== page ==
Cincinnati Children's President James M. Anderson Appointed to Medicaid Commission
Monday, July 11, 2005
James M. Anderson, president and CEO of Cincinnati Children's Hospital Medical Center, has been appointed to a national advisory commission that will help identify reforms necessary to stabilize and strengthen the Medicaid system.
"I'm honored to be able to bring the children's hospital perspective to the national dialogue," says Anderson. "Medicaid is the single most important public program affecting children's health today. It's imperative that Medicaid reform does not impair the ability of children's hospitals to provide the best possible care for all children."
Anderson's appointment is believed to be the first time a leader of a children's hospital has been called on at the federal level to work on the future of the federal Medicaid program. He is the only leader of a children's hospital appointed to this particular commission.
Medicaid is a program that helps pay for medically necessary medical services for needy and low-income children and adults. Medicaid uses state and federal government money. More than half of Medicaid recipients are children, but children account for only 22 percent of Medicaid spending, which includes children with disabilities. One of every four children and one out of every three babies born in the United States is a Medicaid recipient.
The U.S. Secretary of the Department of Health and Human Services established the Medicaid Commission "to advise the Secretary on ways to modernize the Medicaid program so that it can provide high-quality health care to its beneficiaries in a financially stable way."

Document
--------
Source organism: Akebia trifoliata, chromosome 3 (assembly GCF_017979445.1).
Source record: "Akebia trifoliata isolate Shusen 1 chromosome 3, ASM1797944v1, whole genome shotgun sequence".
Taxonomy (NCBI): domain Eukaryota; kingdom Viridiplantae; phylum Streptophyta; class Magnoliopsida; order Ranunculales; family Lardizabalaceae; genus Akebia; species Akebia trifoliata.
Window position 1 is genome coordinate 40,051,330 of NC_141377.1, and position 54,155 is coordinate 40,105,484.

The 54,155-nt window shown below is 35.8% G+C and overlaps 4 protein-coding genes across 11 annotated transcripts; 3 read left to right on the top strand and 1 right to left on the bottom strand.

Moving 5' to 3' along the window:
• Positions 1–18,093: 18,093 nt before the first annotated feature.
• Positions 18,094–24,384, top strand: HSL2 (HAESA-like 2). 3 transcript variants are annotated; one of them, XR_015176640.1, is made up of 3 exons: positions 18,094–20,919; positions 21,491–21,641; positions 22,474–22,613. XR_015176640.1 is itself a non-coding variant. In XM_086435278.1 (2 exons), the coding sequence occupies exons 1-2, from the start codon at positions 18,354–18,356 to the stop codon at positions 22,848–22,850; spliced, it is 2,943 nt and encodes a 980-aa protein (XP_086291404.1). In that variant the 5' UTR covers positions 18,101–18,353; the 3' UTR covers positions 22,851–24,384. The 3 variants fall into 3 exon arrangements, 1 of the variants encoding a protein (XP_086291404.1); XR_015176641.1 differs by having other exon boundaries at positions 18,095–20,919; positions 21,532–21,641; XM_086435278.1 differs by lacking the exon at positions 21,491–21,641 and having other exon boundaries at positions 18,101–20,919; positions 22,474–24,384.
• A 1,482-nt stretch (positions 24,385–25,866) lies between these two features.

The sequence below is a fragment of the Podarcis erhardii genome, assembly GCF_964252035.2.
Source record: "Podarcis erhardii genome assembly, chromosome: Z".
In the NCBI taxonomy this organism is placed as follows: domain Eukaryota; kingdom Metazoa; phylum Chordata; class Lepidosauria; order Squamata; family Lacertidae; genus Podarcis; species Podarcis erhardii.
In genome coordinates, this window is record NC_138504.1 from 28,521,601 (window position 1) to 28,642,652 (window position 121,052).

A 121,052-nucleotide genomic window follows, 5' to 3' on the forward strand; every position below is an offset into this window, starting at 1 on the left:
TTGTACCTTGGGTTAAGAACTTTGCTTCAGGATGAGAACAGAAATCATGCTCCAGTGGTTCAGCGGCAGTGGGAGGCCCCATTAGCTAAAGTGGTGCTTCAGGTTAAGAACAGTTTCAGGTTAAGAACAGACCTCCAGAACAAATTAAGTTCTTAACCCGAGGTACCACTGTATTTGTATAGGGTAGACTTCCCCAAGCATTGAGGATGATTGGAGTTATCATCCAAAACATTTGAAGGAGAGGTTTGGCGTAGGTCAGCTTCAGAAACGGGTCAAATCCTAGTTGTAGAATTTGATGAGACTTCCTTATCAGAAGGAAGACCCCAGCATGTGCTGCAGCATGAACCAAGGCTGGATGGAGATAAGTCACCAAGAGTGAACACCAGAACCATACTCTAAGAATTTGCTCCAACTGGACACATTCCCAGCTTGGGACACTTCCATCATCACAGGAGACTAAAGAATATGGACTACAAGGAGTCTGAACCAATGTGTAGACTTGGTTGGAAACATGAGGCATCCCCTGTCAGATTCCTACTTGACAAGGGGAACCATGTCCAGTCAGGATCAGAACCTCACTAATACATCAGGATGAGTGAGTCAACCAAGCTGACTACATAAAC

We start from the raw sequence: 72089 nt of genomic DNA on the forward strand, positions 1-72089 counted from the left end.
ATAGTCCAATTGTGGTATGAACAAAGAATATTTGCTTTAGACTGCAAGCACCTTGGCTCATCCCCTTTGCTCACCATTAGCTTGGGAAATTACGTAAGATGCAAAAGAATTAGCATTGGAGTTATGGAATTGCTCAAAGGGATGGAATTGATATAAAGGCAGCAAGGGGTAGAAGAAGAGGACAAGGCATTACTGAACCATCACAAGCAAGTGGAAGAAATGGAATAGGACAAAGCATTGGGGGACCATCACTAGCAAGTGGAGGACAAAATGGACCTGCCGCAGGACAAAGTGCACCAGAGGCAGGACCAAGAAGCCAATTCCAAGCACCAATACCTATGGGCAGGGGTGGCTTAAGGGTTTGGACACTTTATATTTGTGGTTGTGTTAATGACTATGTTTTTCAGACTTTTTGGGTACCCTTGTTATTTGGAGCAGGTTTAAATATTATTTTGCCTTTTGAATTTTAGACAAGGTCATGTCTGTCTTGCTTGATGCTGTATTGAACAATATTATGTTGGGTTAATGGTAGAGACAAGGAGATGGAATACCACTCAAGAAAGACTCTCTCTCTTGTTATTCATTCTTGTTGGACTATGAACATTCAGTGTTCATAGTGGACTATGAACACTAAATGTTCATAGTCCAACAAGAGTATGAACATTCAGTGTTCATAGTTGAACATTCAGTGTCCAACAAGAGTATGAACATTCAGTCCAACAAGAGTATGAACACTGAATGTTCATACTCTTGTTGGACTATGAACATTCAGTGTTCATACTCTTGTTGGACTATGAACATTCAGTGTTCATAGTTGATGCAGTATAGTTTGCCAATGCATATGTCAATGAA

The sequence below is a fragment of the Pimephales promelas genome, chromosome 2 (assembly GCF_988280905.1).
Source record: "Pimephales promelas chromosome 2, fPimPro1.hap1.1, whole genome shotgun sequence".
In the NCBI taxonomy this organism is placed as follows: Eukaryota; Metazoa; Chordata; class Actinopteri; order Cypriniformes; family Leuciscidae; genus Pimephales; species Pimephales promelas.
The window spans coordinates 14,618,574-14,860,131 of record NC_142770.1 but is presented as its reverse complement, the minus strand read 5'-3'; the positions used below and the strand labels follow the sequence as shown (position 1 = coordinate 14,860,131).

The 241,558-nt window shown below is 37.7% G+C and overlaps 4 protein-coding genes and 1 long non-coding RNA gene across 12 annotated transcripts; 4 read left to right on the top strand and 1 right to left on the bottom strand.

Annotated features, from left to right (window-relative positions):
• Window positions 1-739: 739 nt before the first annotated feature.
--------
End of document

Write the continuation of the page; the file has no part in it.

The commission must submit two reports to Secretary Mike Leavitt. The first, due Sept. 1, will outline recommendations for Medicaid to achieve $10 billion in savings during the next five years and for beginning meaningful, long-term enhancements that can better serve beneficiaries. For this report, the commission will also consider potential performance goals for Medicaid. The second report, due Dec. 31, 2006, will provide recommendations to help ensure the long-term sustainability of Medicaid.
"The Medicaid Commission needs to understand that Medicaid affects the ability of children's hospitals to serve all children, not just children on Medicaid," says Lawrence A. McAndrews, president and CEO of the National Association of Children's Hospitals and Related Institutions (NACHRI). "That's because Medicaid provides the financial underpinning for children's hospitals."
Cincinnati Children's is a 423-bed institution devoted to bringing the world the joy of healthier kids. Cincinnati Children's is dedicated to transforming the way health care is delivered by providing care that is timely, efficient, effective, family-centered, equitable and safe. It ranks third nationally among all pediatric centers in research grants from the National Institutes of Health. The Cincinnati Children's vision is to be the leader in improving child health.